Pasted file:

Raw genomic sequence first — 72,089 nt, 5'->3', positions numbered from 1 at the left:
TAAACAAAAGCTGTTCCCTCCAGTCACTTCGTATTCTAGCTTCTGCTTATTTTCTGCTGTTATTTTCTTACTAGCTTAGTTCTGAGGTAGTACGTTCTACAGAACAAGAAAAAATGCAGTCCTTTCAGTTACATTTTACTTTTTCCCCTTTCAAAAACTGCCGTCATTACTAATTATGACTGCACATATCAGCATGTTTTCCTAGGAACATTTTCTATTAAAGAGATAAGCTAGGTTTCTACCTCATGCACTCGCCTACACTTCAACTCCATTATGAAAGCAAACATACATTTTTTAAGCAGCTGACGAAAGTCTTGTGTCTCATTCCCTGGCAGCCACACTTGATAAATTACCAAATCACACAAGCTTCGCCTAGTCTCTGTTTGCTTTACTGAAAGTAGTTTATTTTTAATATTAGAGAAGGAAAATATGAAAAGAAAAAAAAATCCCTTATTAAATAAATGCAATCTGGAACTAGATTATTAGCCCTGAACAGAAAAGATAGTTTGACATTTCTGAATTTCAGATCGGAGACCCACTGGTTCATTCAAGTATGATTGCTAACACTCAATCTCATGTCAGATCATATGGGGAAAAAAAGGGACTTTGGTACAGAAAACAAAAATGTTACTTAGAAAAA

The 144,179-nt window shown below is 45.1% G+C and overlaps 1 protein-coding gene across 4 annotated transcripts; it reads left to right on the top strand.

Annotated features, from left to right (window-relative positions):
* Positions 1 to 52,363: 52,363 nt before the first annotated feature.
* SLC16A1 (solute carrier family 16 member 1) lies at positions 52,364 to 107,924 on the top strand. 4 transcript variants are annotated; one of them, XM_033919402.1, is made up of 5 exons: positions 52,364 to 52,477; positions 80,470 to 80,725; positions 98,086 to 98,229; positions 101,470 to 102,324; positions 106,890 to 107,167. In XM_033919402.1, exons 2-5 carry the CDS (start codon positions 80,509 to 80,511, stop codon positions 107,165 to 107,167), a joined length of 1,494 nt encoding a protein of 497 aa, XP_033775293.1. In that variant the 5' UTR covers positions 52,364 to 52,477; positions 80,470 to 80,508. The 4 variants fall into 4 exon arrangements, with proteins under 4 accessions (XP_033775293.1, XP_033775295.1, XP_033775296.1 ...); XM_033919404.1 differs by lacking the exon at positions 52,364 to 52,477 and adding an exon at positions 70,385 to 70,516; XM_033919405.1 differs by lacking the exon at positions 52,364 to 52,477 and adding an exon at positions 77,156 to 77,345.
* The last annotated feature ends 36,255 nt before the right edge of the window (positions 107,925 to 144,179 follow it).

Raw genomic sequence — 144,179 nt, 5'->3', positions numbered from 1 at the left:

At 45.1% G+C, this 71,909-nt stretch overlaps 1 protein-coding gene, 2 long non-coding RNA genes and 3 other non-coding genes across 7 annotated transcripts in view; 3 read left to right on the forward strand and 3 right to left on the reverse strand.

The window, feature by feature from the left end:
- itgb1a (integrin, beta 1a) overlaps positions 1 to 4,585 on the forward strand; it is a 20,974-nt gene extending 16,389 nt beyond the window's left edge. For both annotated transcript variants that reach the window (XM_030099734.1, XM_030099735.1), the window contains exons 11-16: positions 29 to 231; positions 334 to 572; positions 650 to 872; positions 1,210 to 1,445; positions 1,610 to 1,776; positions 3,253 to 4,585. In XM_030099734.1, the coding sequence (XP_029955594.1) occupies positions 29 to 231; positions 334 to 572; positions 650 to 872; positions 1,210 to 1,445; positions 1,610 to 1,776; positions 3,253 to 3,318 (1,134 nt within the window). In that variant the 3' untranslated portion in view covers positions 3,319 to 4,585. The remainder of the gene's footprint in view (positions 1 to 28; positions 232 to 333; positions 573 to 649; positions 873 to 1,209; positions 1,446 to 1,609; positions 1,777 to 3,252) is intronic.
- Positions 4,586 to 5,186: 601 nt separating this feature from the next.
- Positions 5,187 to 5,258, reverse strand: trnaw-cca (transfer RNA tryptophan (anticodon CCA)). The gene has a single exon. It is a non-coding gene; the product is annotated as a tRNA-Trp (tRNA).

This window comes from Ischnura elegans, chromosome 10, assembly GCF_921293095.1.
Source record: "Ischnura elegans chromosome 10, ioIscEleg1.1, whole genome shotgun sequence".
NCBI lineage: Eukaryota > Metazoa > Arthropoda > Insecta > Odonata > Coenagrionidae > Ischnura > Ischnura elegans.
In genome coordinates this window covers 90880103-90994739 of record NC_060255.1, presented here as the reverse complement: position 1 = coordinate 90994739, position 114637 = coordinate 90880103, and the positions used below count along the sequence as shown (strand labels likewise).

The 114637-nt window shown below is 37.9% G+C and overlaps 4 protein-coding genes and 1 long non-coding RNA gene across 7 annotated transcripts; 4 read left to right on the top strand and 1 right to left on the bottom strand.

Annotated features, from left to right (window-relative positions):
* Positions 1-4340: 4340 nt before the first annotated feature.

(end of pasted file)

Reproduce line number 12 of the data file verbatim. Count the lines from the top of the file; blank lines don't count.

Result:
- Positions 4,586 to 5,186: 601 nt separating this feature from the next.